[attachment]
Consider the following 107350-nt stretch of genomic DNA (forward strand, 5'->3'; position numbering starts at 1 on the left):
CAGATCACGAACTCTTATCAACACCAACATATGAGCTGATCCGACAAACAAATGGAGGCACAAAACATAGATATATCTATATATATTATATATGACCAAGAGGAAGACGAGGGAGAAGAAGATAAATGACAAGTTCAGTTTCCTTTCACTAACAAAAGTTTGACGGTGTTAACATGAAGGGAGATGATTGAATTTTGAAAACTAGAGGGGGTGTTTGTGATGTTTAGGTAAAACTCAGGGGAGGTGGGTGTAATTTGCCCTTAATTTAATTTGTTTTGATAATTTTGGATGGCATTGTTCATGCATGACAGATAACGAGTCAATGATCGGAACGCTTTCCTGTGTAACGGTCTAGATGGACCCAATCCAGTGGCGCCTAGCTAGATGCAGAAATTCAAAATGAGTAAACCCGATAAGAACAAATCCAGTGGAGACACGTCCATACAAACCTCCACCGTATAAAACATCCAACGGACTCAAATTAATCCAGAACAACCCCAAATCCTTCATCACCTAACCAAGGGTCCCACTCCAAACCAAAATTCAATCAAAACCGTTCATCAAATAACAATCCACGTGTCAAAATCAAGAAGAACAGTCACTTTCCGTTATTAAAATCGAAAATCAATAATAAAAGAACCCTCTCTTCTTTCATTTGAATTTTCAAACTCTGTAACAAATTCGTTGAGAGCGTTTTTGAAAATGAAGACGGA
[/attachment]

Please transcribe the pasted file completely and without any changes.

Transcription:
Consider the following 107350-nt stretch of genomic DNA (forward strand, 5'->3'; position numbering starts at 1 on the left):
CAGATCACGAACTCTTATCAACACCAACATATGAGCTGATCCGACAAACAAATGGAGGCACAAAACATAGATATATCTATATATATTATATATGACCAAGAGGAAGACGAGGGAGAAGAAGATAAATGACAAGTTCAGTTTCCTTTCACTAACAAAAGTTTGACGGTGTTAACATGAAGGGAGATGATTGAATTTTGAAAACTAGAGGGGGTGTTTGTGATGTTTAGGTAAAACTCAGGGGAGGTGGGTGTAATTTGCCCTTAATTTAATTTGTTTTGATAATTTTGGATGGCATTGTTCATGCATGACAGATAACGAGTCAATGATCGGAACGCTTTCCTGTGTAACGGTCTAGATGGACCCAATCCAGTGGCGCCTAGCTAGATGCAGAAATTCAAAATGAGTAAACCCGATAAGAACAAATCCAGTGGAGACACGTCCATACAAACCTCCACCGTATAAAACATCCAACGGACTCAAATTAATCCAGAACAACCCCAAATCCTTCATCACCTAACCAAGGGTCCCACTCCAAACCAAAATTCAATCAAAACCGTTCATCAAATAACAATCCACGTGTCAAAATCAAGAAGAACAGTCACTTTCCGTTATTAAAATCGAAAATCAATAATAAAAGAACCCTCTCTTCTTTCATTTGAATTTTCAAACTCTGTAACAAATTCGTTGAGAGCGTTTTTGAAAATGAAGACGGA